Mother Nature adds to the woes of the Sex Workersby Yash Saboo March 19 2018, 5:09 pm Estimated Reading Time: 2 mins, 45 secs
Bangladesh, home to over 160 million people, was the sixth most affected country by global warming between 1997 and 2016, and scientists calculate that more trouble is to come. A three-foot rise in global sea level, which the United Nations projects will happen by the end of the century, would submerge almost 20 percent of Bangladesh and displace more than 30 million of its citizens nationwide. To add to this, the country also has to contend with river erosion, which annually displaces between 50,000 and 200,000 Bangladeshis.
Now, climate change affects each and every human being on this planet. The rapid change in climate has lashed Banishanta, a legally approved brothel in the southern part of Bangladesh. According to its older inhabitants, some 1,200 women lived and worked at Banishanta during the early 1950s when Bangladesh was still East Pakistan. But since then the brothel has been battered by cyclones and inundated by floods. Sex workers who didn’t die in these storms moved to safer inland brothels while large parts of the island continued to disappear into the Pasur due to river erosion. At the end of 2017, there were only 105 sex workers on the island.
Source : World Vision
During the start, Banishanta was very sprightly with mid-night party, live songs, and dances for the surge of domestic and exotic clients of its sex workers. The sex workers in the Banishanta island had long been struggling with social stigmas and prejudices for adapting prostitution in a Muslim-majority country. Although they were isolated from the mainstream community of southern Bangladesh for decades, nothing could throw them out from their inhabitants. Things have changed now.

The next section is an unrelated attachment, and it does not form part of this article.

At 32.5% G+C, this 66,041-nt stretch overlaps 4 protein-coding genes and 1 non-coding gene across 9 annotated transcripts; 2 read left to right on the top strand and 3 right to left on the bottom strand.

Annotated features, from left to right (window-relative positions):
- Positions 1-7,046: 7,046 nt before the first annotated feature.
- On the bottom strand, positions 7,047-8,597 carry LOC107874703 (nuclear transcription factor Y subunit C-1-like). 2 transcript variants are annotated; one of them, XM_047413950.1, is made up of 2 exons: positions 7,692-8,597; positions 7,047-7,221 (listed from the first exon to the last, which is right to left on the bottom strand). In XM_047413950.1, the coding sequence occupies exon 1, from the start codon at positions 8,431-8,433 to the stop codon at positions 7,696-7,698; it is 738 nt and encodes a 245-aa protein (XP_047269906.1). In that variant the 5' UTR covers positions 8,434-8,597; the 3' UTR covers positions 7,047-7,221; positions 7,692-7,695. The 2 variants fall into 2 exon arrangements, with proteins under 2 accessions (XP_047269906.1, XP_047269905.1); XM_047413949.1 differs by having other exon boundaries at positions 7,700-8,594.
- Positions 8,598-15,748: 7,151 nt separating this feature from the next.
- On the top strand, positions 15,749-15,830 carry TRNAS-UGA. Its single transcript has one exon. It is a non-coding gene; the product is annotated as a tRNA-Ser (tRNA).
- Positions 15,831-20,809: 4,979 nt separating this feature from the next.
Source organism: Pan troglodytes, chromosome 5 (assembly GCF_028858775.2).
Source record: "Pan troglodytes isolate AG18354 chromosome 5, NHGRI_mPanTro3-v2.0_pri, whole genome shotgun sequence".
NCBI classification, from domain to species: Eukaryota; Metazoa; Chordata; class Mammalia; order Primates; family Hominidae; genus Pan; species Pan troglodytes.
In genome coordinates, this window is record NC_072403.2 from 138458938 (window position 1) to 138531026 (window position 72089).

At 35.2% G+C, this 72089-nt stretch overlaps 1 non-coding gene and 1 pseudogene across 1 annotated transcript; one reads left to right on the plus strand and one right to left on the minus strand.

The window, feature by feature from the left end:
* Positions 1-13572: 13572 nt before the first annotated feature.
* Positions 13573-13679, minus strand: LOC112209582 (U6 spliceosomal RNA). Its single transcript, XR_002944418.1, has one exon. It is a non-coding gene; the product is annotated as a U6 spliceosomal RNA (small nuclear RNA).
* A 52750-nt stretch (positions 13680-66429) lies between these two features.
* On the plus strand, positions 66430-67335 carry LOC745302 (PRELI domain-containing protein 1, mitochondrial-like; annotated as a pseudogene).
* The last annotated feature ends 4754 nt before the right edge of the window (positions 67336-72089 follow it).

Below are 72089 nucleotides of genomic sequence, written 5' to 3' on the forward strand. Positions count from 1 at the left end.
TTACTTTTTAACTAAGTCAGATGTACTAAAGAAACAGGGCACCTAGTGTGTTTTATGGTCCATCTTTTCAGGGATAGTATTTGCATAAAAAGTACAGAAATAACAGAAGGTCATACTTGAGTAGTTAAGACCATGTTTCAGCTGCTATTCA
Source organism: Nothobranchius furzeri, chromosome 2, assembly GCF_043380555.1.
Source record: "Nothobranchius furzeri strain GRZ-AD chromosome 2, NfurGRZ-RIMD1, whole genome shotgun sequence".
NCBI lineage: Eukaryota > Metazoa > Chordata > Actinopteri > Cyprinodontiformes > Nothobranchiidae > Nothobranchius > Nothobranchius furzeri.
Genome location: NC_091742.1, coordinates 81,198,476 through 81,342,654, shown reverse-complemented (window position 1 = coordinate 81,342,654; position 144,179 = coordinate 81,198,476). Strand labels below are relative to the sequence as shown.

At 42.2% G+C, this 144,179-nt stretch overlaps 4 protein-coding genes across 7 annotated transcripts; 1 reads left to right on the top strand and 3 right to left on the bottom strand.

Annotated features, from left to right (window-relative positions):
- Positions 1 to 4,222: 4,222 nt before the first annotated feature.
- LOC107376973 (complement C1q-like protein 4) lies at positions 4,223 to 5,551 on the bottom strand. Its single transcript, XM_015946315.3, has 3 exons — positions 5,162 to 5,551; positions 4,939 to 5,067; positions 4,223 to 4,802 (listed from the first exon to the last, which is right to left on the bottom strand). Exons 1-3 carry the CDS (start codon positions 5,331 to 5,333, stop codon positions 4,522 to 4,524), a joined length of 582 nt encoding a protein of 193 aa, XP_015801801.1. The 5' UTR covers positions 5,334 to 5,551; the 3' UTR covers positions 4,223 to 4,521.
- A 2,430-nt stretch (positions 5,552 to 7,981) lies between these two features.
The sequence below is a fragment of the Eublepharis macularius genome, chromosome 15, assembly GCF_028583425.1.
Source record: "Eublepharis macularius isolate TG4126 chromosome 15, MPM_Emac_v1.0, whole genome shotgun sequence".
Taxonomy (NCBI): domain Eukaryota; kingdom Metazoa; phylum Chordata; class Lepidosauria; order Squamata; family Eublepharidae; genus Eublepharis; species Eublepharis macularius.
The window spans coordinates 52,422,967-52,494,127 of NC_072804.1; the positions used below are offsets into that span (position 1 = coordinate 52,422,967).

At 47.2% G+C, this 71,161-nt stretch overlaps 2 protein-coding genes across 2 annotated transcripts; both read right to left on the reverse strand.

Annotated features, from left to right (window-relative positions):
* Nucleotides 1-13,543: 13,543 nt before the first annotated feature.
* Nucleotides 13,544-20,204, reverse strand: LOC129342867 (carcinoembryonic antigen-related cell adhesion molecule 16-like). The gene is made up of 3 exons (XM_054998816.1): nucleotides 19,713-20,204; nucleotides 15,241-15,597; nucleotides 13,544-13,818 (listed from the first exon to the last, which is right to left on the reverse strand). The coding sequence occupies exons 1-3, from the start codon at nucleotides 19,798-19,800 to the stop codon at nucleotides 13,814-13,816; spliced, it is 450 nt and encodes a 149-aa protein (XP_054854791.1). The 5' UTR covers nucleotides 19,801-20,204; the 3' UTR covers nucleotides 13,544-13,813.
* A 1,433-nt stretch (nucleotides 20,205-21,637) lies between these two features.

River erosion washed away more than half a kilometre land on the wombs of the Poshur river where sex workers had been dwelling from the establishment. Rising level of salty water for the reason of climate change has created another threat to the livelihood of the island.
Sathi, 55, a sex worker of the Banishanta who had been dwelling in the area since 1980 said: "Water level of Poshur has been increasing in awfully from the beginning of the twenty-first century that’s forcing us to be relocated every year. But it could not happen when I came here in 1980."
"Many sex workers died in the devastating cyclone of 1991 and rest of them resettled in other brothels as most of them lost shelter due to river erosion," she added.
Livelihood in twenty-eight coastal districts of the country is fighting against the impacts of climate for a long like Banishanta. According to experts, continuous speed up of the climate change is dramatically evaporating traditional livelihood in 28 Coastal districts in southern Bangladesh.
Climatic disaster-prone people are being migrated to embrace floating urban life as the environmental sources of livelihood are being shut down. Researchers in coastal areas are experiencing severe calamities, they merely had found in their observation even before two decades, like extended rainy season, river erosion, increasing water level, and salinity of drinking water in the coastal livelihood that is forcing people to be migrated.
Earlier, when the business was booming, there was not much time left for the sex workers to think about the money they make in a day. But now that things have taken an ugly turn they have to think about the environment that's affecting them first. Money comes second.